12. Oklahoma report promoting the positive aspects of RESPECT trial using the Amplatzer device. http://www.oklahomaheart.com/blog/oklahoma-heart-institute-attends-transcatheter-cardiovascular-therapeutics-conference#.VwMvItROKrU
    13. 2016 European report indicating no PFO unless you have thrombosis. 3 studies included. http://www.jocmr.org/index.php/JOCMR/article/view/2491/1450
    14. Private doctors website recommends PFO, but only after two strokes. http://www.pfodoctor.org/pages/4/indexer.ehtm
    15. 23 page Government report with little consensus;  except that the larger study may have concluded a slightly better outcome. http://www.ncbi.nlm.nih.gov/pmc/articles/PMC1768084/
    16. PFO not REMIC it recommended unless ASA or second occurrence occurs report design for doctors to read. http://www.medmerits.com/index.php/article/patent_foramen_ovale/P11
    17. Cardiac interventions newsletter indicating positive effects of PFO is from about 6% to 22% increase. One of the four authors was supported by Gore-Tex. http://citoday.com/2010/10/pfo-closure-to-prevent-recurrent-tia-and-stroke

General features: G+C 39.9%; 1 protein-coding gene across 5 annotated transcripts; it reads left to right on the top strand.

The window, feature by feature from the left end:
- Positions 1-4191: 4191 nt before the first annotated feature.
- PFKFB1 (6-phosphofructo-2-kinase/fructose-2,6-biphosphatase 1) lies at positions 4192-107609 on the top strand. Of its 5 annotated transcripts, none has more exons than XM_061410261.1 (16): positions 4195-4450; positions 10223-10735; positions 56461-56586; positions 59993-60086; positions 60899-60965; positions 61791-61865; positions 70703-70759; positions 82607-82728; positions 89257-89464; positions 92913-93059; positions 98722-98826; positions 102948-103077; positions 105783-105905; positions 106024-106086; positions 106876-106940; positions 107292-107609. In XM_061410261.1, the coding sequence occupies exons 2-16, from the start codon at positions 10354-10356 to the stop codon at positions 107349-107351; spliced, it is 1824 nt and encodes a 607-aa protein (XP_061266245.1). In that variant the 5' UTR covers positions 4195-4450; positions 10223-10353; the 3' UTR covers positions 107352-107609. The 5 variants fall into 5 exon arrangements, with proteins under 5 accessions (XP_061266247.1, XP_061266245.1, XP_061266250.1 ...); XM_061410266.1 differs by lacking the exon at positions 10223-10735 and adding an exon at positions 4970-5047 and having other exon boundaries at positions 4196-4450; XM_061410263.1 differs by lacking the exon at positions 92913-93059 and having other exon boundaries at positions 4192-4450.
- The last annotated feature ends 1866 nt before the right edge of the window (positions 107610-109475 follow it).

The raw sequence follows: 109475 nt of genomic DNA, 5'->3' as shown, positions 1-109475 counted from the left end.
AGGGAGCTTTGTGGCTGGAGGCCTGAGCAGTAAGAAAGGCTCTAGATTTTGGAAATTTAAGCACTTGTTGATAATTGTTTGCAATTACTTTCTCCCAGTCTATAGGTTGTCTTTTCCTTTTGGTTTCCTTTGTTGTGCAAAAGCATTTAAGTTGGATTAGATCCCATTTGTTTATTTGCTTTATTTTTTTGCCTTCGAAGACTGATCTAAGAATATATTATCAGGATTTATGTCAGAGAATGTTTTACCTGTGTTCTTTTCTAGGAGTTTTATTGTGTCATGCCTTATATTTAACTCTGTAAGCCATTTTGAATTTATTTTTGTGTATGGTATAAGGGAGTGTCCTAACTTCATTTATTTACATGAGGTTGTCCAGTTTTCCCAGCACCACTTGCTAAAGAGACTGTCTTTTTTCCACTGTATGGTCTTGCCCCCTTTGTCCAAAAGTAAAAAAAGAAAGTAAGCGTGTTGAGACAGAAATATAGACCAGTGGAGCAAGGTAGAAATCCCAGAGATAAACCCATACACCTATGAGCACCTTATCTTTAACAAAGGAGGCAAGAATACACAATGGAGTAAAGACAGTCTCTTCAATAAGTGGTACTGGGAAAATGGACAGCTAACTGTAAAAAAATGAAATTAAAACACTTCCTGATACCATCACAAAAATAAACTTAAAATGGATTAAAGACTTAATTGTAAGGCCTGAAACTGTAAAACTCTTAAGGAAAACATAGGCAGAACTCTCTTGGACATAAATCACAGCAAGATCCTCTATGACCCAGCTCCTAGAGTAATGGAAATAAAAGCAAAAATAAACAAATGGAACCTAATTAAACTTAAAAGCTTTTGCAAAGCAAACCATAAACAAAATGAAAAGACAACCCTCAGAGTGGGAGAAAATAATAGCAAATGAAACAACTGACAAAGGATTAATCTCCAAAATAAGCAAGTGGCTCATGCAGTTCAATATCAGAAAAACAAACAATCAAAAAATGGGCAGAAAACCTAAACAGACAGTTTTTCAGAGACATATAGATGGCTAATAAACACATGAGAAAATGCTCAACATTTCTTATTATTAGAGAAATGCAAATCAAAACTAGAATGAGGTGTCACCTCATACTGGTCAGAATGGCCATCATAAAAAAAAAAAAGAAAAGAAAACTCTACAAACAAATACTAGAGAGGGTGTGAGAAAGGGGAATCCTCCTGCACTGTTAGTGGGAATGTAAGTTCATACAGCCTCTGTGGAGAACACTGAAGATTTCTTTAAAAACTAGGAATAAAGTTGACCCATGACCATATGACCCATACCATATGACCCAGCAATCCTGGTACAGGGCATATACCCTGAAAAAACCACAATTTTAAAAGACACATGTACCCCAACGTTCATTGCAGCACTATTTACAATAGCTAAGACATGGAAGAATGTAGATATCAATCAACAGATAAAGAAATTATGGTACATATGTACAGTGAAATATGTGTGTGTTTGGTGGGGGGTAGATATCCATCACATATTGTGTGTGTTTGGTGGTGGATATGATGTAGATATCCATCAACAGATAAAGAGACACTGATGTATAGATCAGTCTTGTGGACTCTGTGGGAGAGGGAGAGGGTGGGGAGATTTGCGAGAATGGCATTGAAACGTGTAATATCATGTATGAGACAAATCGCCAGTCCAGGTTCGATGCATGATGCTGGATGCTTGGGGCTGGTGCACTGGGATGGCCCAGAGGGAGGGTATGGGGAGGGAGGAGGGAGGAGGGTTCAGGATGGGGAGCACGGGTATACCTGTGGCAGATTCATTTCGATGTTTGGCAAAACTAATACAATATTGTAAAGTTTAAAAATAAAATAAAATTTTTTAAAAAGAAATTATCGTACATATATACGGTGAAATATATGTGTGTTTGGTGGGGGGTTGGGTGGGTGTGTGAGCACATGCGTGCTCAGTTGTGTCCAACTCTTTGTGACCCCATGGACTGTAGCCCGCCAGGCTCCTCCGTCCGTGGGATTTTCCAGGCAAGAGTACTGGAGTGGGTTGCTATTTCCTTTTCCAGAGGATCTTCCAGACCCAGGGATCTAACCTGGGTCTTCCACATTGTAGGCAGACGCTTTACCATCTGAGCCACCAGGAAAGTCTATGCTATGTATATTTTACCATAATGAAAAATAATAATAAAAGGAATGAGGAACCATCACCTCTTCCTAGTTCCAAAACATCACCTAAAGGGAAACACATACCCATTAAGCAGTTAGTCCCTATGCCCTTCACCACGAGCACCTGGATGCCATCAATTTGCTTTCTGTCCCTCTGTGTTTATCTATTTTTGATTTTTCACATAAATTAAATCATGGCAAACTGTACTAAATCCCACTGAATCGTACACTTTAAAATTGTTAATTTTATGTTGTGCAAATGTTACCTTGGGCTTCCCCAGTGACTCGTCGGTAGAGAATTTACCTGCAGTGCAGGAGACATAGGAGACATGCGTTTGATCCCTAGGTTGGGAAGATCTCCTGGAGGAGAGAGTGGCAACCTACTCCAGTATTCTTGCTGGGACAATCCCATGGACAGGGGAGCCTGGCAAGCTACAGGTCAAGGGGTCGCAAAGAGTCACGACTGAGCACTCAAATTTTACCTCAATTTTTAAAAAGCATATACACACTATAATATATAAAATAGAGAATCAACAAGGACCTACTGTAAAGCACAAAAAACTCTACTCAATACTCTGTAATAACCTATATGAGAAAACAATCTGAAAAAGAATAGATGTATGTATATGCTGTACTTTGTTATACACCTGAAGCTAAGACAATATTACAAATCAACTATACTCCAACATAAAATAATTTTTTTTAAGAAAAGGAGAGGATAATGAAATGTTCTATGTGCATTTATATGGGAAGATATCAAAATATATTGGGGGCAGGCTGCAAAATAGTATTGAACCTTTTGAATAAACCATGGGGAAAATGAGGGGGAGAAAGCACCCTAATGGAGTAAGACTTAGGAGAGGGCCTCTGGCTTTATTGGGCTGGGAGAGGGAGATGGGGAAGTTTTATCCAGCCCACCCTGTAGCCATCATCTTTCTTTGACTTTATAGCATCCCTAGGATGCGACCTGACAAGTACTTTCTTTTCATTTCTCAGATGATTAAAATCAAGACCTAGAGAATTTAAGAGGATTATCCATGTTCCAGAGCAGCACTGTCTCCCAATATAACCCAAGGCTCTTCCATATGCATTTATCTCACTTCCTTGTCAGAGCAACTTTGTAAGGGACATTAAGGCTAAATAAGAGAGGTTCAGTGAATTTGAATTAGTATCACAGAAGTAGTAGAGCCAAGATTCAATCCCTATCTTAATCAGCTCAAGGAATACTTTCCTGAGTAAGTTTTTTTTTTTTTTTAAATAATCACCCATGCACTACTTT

18. Web M.D. and the prime minister of Israel recap. http://www.webmd.com/stroke/news/20060105/sharon-clark-put-spotlight-on-stroke?page=4
    19. Report that indicates there is no benefit but some risk with atfib. 2012. Require 2nd episode before closure unless ASA is present. http://www.medscape.com/viewarticle/820831
    20. New England Journal of Medicine contradictory summary. http://www.nejm.org/doi/full/10.1056/NEJMoa1301440
    21. Summary of three main surveys, specifying that all of them were corporate supported. http://www.tctmd.com/show.aspx?id=119388
    22. Consumer PDF brochure by Stroke.org indicating that a PFO can increase a stroke by 25%. Funded by AGA, maker of the AMPLATZER® PFO Occluder. https://www.stroke.org/sites/default/files/resources/NSA_PFO_brochure.pdf
    23. Getting a PFO may just be worth it just to avoid Coumadin the rest of your life. http://www.invasivecardiology.com/blog/PFO-and-Cryptogenic-Stroke-Finding-Closure
    24. Summary indicating that the RESPECT study was the largest to date, October 2015 and was very very effective. http://www.thecardiologyadvisor.com/tct-meeting-highlights/pfo-closure-reduces-risk-of-recurrent-stroke/article/448556/
    25. Short article indicating that the RESPECT study was effective using Amplatzer of device. http://www.dicardiology.com/article/pfo-closure-may-improve-outcomes-over-medical-therapy-cryptogenic-stroke
    26. Info consumer brochure or article in magazine by IHC written by Orford (my cardiologist). https://intermountainhealthcare.org/~/media/Files/Services/Heart%20Care/PFO-james-orford-utah.pdf